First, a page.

Associate Professor Luis Cabrera - Griffith University

How can the cosmopolitan, who espouses universal moral principles and firm duties across national boundaries, avoid a moralizing neo-imperialism, or advocating a problematic new ‘civilizing mission?’ Such questions will be engaged in the context of recent claims that cosmopolitanism, if it is to be consistent with its own normative foundations, is an inherently arrogant approach. It is solipsistically certain in its claims about the global scope of moral concern, and disdainful of any moral claims made for particular attachments. Further, those theorists who seek to incorporate some humility into cosmopolitanism, by making significant accommodation for national attachments, or by advocating ‘global governance without global government,’ offer accounts which ultimately are incoherent. I will seek to show that cosmopolitanism is not necessarily arrogant, and that cosmopolitan humility is not necessarily an oxymoron, including in the context of a strong institutional cosmopolitanism which entails the creation of an integrated global political order. Drawing on recent philosophical and psychological studies, I will argue that humility is appropriately conceived as a virtue focused on epistemic modesty and openness to input from others as dialogic equals. As such, it intersects fundamentally with institutional cosmopolitan commitments and would inform the advocacy of developing more cosmopolitan regional and global institutions. Some insights are drawn from interviews with Dalit activists in India who themselves have sought to enlist global allies and use global human rights institutions to promote more just outcomes domestically.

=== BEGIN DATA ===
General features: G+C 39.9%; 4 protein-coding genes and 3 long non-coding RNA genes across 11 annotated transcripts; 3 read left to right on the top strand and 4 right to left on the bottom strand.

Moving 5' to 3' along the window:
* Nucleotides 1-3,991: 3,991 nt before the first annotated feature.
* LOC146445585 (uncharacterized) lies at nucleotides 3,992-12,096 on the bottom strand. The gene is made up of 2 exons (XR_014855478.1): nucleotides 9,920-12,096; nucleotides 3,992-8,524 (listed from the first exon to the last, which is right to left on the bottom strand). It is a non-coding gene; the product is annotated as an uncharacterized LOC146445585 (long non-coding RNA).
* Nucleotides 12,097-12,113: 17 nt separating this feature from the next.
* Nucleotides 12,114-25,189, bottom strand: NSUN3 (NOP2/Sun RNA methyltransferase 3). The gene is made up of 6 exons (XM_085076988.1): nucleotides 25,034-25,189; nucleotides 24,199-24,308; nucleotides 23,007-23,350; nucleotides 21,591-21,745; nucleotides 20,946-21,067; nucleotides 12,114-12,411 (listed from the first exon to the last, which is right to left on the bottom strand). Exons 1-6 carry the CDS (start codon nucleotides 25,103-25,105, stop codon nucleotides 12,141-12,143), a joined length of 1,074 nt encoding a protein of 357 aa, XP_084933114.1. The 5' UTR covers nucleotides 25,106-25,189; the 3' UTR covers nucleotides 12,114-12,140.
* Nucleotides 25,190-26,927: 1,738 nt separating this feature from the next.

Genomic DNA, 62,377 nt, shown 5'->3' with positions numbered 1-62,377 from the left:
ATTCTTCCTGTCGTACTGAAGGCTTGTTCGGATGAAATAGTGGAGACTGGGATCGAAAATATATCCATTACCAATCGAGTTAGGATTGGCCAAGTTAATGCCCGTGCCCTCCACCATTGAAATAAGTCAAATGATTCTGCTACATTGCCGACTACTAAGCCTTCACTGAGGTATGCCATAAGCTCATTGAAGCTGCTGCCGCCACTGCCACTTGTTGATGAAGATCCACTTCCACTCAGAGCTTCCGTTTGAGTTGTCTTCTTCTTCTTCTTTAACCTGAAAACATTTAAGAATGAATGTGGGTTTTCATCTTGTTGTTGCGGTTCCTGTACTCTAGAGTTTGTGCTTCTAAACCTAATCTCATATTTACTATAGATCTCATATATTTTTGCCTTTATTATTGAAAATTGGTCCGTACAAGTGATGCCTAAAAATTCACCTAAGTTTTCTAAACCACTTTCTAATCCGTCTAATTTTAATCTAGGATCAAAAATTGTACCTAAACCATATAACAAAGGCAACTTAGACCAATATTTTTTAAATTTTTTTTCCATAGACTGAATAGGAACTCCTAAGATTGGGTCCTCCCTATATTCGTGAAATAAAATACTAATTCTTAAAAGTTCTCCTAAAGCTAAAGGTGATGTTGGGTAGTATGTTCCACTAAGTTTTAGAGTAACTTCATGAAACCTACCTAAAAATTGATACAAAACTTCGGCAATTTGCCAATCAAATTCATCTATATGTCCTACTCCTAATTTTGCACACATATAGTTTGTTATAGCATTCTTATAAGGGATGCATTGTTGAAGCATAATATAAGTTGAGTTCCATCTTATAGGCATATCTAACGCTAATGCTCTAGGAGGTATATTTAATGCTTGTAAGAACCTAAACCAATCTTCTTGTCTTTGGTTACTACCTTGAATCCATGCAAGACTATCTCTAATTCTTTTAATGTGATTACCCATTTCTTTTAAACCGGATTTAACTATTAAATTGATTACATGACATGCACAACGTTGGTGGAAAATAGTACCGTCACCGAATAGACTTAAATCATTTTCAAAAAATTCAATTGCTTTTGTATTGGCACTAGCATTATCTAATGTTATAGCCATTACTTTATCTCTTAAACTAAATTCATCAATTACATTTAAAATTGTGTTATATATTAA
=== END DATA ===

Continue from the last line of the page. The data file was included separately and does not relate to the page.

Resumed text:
About School Research Seminar Series

This series brings together the School’s research community and domestic as well as international leaders in the field of politics and international affairs. Across each semester, the series showcases a diverse and exciting range of topics. We welcome anyone who might be interested in attending.

Room 537, Building 39A

1 - 2:30 pm

Please note that most of the research seminars are recorded and are available here